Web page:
Washington’s elite Sidwell Friends School has banned clothing featuring the name and logo of the Washington Redskins football team, school officials said Friday.

Ellis Turner, an associate head of school at Sidwell, a private school founded on Quaker principles, said that the ban was conceived as part of a student-led revision of the school’s dress code this year.

“This spring, students proposed to make the wearing of clothing with the name and logo of the Washington National Football League team a violation of the school’s dress code,” Turner told The Washington Post. “The school administration accepted the proposal in a show of support for student voice and unity on the issue.”

Dictionary entries for “Redskin” generally define the word as a derogatory term for Native Americans. President Obama, whose eldest daughter, Malia, graduated from Sidwell this month, is one of a number of high-profile politicians and sports celebrities who have called on franchise owner Dan Snyder to reconsider the team’s moniker.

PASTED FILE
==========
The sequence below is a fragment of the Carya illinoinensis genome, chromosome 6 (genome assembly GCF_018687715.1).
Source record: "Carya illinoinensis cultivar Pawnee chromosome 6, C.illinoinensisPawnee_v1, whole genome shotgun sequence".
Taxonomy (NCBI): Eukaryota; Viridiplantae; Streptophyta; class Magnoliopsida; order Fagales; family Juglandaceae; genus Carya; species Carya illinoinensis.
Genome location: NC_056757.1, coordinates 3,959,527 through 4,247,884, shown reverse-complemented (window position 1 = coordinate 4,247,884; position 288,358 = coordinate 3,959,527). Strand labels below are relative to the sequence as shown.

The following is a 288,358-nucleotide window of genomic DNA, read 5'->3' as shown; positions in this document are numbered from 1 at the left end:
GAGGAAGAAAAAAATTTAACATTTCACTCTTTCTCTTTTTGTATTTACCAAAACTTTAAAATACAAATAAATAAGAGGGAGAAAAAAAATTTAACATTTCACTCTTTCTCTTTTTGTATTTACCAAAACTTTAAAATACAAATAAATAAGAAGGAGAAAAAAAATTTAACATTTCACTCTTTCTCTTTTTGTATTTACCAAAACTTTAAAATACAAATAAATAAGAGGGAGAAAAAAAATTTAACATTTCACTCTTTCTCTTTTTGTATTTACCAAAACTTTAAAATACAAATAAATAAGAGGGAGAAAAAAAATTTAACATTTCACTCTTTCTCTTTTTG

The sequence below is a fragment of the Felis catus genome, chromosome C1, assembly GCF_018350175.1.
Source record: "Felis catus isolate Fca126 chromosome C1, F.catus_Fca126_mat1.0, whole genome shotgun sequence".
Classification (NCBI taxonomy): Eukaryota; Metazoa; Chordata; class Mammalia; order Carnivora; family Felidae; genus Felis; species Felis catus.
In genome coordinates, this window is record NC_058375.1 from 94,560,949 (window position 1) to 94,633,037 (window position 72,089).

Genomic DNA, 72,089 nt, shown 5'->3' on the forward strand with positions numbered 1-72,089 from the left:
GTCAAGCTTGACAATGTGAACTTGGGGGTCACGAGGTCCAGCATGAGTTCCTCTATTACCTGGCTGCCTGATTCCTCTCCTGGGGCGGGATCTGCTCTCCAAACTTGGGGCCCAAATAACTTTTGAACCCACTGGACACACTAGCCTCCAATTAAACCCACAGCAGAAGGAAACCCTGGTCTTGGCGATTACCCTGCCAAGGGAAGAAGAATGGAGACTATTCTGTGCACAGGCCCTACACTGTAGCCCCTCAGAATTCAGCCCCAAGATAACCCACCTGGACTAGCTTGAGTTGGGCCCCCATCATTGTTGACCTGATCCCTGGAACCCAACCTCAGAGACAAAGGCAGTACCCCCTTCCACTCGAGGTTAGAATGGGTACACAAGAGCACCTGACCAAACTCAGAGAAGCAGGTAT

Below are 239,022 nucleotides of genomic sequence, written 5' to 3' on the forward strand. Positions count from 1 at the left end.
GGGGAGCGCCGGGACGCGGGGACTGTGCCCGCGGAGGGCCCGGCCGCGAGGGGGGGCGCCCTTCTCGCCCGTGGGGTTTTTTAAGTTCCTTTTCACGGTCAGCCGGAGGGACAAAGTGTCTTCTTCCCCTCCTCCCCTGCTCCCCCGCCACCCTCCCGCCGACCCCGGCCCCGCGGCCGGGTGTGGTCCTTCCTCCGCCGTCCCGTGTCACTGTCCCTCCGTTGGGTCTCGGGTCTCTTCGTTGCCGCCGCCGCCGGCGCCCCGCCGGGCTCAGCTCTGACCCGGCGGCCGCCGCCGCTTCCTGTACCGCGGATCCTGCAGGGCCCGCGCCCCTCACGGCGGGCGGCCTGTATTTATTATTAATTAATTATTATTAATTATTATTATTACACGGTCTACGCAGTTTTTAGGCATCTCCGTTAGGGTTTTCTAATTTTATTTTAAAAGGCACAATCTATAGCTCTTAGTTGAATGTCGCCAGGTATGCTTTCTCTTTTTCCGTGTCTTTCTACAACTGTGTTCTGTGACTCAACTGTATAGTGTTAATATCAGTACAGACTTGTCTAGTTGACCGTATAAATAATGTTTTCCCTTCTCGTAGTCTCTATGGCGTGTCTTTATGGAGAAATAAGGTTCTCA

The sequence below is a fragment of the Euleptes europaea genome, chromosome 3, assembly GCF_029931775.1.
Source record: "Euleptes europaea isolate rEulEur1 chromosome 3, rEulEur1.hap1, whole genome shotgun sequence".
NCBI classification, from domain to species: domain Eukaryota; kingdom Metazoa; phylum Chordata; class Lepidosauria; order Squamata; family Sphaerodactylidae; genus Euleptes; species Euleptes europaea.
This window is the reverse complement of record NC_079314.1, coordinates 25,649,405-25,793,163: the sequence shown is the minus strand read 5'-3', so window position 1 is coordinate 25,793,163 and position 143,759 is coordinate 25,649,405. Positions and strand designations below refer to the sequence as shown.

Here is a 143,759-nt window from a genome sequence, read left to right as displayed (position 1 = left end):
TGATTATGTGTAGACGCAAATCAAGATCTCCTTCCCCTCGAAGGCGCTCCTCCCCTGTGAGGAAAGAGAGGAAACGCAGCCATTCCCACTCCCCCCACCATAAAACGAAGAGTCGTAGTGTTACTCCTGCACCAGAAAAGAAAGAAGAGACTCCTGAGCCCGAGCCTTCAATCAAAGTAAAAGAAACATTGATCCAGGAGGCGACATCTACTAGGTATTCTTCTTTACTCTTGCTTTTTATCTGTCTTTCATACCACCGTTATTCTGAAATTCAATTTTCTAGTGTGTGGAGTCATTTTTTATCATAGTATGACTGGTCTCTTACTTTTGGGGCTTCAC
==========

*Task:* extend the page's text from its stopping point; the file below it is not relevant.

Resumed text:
But a decades-long effort by activists urging the football team to change its name has proven fruitless. A recent poll by The Washington Post found that 9 out of 10 Native Americans do not find the word to be offensive.

Turner said that the ban on Redskins apparel at Sidwell will begin in the fall. Turner said the dress code policy change is a recent example of action that germinated from “the expression of student opinions and concerns to the school administration.”

Turner noted that the students said it was a moral decision to change the dress code and that they “expressed concerns that the wearing of the name and logo was inconsistent with the values and beliefs of the Religious Society of Friends.”